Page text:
Robohub.org
ep.

204

podcast
 

Satellite Assembly in Space with John Lymer

SSL         
by
19 March 2016



share this:


Dragonfly

In this episode, Andrew Vaziri speaks with John Lymer, Chief Architect of Robotics and Automation at SSL. They highlight key programs in space robotics from the 1980s through to SSL’s current program to robotically assemble satellites in space.

John Lymer
John-Lymer-PortraitJohn Lymer is the Chief Architect of Robotics and Automation at SSL, a company known for its commercial communications satellites and spacecraft systems. He is an expert in automation solutions for space, terrestrial, and underwater operations, and has experience in a broad range of robotics missions including microsurgical and nuclear restoration systems.

Since joining SSL in 2013, John has been named Chief Architect for a NASA Tipping Point project called Dragonfly, which uses robotics for satellite assembly in space. He is also involved in NASA’s Asteroid Redirect Mission (ARM).

Links:



tags: ,


Andrew Vaziri





Related posts :



Engineers devise a modular system to produce efficient, scalable aquabots

The system’s simple repeating elements can assemble into swimming forms ranging from eel-like to wing-shaped.
07 February 2023, by

Microelectronics give researchers a remote control for biological robots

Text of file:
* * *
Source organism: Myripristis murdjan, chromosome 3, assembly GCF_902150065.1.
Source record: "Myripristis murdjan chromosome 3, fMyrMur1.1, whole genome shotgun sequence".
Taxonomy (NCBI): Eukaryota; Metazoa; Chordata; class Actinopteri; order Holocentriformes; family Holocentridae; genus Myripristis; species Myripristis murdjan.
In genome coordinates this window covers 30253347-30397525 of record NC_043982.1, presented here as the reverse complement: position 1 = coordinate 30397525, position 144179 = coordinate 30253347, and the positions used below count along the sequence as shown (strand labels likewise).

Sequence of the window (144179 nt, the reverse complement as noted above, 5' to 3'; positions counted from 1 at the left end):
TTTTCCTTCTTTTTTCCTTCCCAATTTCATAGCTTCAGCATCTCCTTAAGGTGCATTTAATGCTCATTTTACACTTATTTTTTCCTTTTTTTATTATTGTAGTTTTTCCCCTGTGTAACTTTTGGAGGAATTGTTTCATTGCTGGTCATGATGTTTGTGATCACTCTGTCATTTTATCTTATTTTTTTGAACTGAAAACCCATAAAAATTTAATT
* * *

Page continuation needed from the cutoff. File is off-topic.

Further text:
First, they walked. Then, they saw the light. Now, miniature biological robots have gained a new trick: remote control.
05 February 2023, by

Robot Talk Episode 35 – Interview with Emily S. Cross

In this week's episode of the Robot Talk podcast, host Claire Asher chatted to Professor Emily S. Cross from the University of Glasgow and Western Sydney University all about neuroscience, social learning, and human-robot interaction.
03 February 2023, by

Sea creatures inspire marine robots which can operate in extra-terrestrial oceans

Scientists at the University of Bristol have drawn on the design and life of a mysterious zooplankton to develop underwater robots.
02 February 2023, by

Our future could be full of undying, self-repairing robots – here’s how

Could it be that future AI systems will need robotic “bodies” to interact with the world? If so, will nightmarish ideas like the self-repairing, shape-shifting T-1000 robot from the Terminator 2 movie come to fruition? And could a robot be created that could “live” forever?
01 February 2023, by

Sensing with purpose

Fadel Adib uses wireless technologies to sense the world in new ways, taking aim at sweeping problems such as food insecurity, climate change, and access to health care.
29 January 2023, by





©2021 - ROBOTS Association


 












©2021 - ROBOTS Association